JD.com’s (NASDAQ:JD) Hong Kong listing is approaching quickly. Notably, the shares will likely start trading in Hong Kong on June 18.
JD has rallied ahead of the Hong Kong secondary listing. At about $59 per share, the stock has risen nearly 30% over the past month and about 70% YTD (year-to-date). JD is one of the best-performing Chinese technology stocks this year. Pinduoduo (NASDAQ:PDD) shares have risen more than 80% YTD, which puts it ahead of JD.
NetEase, a Chinese videogame company, shares have risen about 35% this year. Alibaba (NYSE:BABA) shares have risen about 4.0% for the year. However, Baidu (NASDAQ:BIDU) shares have fallen more than 8.0% for the year.
Alibaba and JD are China’s top e-commerce companies. The coronavirus outbreak boosted the companies’ sales. JD delivered a 20.7% YoY (year-over-year) jump in its revenue in the March quarter, which beat its 10% projection. The revenue amount of $20.6 billion beat the consensus estimate at $19.3 billion. Alibaba also reported a 22% YoY jump in its revenue in the March quarter.
JD’s Hong Kong listing brings new risks
JD’s Hong Kong listing will likely raise more than $4.0 billion. Last year, Alibaba’s Hong Kong listing raised $13 billion. NetEase is also listing its shares in Hong Kong. The transaction could generate over $3.1 billion.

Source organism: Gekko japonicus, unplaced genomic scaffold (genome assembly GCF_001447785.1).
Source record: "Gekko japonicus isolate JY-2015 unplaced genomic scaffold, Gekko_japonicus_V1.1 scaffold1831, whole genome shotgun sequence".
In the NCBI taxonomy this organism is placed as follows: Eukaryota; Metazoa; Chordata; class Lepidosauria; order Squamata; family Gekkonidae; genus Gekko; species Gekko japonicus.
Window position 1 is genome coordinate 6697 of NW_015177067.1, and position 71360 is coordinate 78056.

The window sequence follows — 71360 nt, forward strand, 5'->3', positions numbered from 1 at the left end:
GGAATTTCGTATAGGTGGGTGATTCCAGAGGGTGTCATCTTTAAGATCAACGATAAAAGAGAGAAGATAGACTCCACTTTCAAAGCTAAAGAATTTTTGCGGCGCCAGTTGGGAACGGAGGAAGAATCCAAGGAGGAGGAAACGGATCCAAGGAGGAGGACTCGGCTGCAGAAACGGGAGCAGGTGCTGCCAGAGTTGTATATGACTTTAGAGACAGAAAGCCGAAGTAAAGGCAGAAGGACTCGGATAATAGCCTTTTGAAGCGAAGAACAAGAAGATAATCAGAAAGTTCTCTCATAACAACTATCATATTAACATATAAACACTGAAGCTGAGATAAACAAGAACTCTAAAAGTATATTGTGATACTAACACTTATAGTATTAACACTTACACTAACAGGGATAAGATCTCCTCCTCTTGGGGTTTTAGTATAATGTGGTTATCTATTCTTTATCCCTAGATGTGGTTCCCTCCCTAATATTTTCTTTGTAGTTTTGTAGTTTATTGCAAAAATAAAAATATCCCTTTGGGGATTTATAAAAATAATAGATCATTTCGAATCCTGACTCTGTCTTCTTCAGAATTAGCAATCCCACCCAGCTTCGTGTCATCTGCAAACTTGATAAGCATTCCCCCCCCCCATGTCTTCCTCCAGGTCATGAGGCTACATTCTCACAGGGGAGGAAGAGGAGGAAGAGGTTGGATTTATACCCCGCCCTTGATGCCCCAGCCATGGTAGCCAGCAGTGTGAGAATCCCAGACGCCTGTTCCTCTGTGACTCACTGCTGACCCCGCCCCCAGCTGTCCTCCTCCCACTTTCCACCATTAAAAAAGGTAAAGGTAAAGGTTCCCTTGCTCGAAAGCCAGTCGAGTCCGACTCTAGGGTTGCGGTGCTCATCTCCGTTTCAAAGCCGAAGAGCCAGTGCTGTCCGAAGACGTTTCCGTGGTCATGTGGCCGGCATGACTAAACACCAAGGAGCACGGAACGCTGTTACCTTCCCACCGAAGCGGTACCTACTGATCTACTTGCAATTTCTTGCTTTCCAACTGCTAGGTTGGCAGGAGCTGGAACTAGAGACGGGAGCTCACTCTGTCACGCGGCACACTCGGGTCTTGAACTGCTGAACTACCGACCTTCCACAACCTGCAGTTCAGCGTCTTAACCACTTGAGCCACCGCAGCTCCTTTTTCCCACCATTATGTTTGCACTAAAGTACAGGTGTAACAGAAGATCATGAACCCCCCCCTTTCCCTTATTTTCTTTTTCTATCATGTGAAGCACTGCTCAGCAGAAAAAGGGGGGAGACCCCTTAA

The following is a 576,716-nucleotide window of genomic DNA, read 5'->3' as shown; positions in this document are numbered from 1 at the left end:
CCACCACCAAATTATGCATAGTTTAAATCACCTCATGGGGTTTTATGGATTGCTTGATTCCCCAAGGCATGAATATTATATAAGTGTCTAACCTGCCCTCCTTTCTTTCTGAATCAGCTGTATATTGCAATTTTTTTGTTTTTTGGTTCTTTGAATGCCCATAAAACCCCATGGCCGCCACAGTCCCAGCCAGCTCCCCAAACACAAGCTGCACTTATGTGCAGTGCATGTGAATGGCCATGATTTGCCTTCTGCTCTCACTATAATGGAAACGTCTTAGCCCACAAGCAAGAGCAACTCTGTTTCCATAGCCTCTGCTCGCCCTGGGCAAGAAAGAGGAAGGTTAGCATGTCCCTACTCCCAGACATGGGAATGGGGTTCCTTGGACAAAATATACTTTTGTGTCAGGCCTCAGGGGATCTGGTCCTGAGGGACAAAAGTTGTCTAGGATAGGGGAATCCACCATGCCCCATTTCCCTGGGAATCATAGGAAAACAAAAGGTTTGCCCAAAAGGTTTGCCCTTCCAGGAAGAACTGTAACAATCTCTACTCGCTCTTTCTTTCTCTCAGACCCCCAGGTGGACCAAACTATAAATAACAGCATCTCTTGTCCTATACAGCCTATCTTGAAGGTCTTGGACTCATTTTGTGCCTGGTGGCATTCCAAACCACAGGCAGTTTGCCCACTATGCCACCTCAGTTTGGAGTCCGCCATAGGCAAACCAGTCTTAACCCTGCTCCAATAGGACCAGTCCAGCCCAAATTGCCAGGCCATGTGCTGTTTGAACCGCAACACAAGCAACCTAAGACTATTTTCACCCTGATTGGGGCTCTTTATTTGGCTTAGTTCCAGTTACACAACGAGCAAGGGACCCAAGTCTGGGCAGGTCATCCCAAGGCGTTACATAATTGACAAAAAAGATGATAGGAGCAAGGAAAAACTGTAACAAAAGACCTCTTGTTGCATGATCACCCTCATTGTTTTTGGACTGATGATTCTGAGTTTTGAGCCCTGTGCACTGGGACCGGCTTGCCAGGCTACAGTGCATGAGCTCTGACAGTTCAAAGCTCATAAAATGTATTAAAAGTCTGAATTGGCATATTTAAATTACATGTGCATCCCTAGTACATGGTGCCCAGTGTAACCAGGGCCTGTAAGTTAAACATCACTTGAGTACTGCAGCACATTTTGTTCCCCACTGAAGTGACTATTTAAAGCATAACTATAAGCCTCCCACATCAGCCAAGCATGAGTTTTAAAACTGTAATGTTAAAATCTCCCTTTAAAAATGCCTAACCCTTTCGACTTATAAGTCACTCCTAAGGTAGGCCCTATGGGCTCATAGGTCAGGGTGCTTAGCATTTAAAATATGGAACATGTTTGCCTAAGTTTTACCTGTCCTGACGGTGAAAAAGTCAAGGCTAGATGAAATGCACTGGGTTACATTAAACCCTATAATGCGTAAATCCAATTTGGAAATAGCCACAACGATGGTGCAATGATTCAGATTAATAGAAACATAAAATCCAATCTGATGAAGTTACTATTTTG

JD’s plans to invest the financial windfall from the secondary listing in developing advanced supply chain technologies. Since the listing would shore up JD’s cash balance, it could enable the company to send more cash to shareholders. In March, JD boosted its stock repurchase program with an additional $2.0 billion. The company reported a $1.8 billion profit for fiscal 2019 and raised $1.0 billion through a bond sale.
Although JD’s Hong Kong listing promises plenty of gains, it also highlights several disturbing risks. For example, JD warned in a filing that its stock could be delisted from US exchanges. Last month, the Senate passed a bill that seeks to increase the oversight of Chinese companies whose stocks trade in the US. The legislation calls for the delisting of securities from US exchanges of Chinese companies that aren’t forthcoming about their government ties and accounting practices.
According to JD’s Hong Kong listing document, the company fears that legislation that limits its access to the US capital markets could weigh on its stock price.
Notably, the Senate passed the China oversight legislation amid rising US-China tensions following the COVID-19 outbreak. Chinese companies have been rethinking their US listing plans.